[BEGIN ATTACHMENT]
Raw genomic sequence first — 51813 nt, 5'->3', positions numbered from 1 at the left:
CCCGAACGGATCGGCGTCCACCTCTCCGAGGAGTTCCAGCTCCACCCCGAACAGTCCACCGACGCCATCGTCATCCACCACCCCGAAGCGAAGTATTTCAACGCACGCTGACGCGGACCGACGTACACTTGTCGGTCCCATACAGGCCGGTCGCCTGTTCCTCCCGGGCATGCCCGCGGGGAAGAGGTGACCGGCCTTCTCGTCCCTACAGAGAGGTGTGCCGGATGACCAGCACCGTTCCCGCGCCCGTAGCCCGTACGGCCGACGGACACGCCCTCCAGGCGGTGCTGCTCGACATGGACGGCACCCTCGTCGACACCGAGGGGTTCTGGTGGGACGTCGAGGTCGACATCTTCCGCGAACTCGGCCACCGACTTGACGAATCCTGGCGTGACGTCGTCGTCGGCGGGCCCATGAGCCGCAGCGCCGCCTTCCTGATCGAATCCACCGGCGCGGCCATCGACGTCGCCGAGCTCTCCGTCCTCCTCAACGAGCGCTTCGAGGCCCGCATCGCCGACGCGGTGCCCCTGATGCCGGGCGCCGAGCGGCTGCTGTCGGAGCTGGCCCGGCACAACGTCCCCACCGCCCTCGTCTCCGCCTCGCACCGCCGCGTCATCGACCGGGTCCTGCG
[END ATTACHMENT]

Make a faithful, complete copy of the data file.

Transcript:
Raw genomic sequence first — 51813 nt, 5'->3', positions numbered from 1 at the left:
CCCGAACGGATCGGCGTCCACCTCTCCGAGGAGTTCCAGCTCCACCCCGAACAGTCCACCGACGCCATCGTCATCCACCACCCCGAAGCGAAGTATTTCAACGCACGCTGACGCGGACCGACGTACACTTGTCGGTCCCATACAGGCCGGTCGCCTGTTCCTCCCGGGCATGCCCGCGGGGAAGAGGTGACCGGCCTTCTCGTCCCTACAGAGAGGTGTGCCGGATGACCAGCACCGTTCCCGCGCCCGTAGCCCGTACGGCCGACGGACACGCCCTCCAGGCGGTGCTGCTCGACATGGACGGCACCCTCGTCGACACCGAGGGGTTCTGGTGGGACGTCGAGGTCGACATCTTCCGCGAACTCGGCCACCGACTTGACGAATCCTGGCGTGACGTCGTCGTCGGCGGGCCCATGAGCCGCAGCGCCGCCTTCCTGATCGAATCCACCGGCGCGGCCATCGACGTCGCCGAGCTCTCCGTCCTCCTCAACGAGCGCTTCGAGGCCCGCATCGCCGACGCGGTGCCCCTGATGCCGGGCGCCGAGCGGCTGCTGTCGGAGCTGGCCCGGCACAACGTCCCCACCGCCCTCGTCTCCGCCTCGCACCGCCGCGTCATCGACCGGGTCCTGCG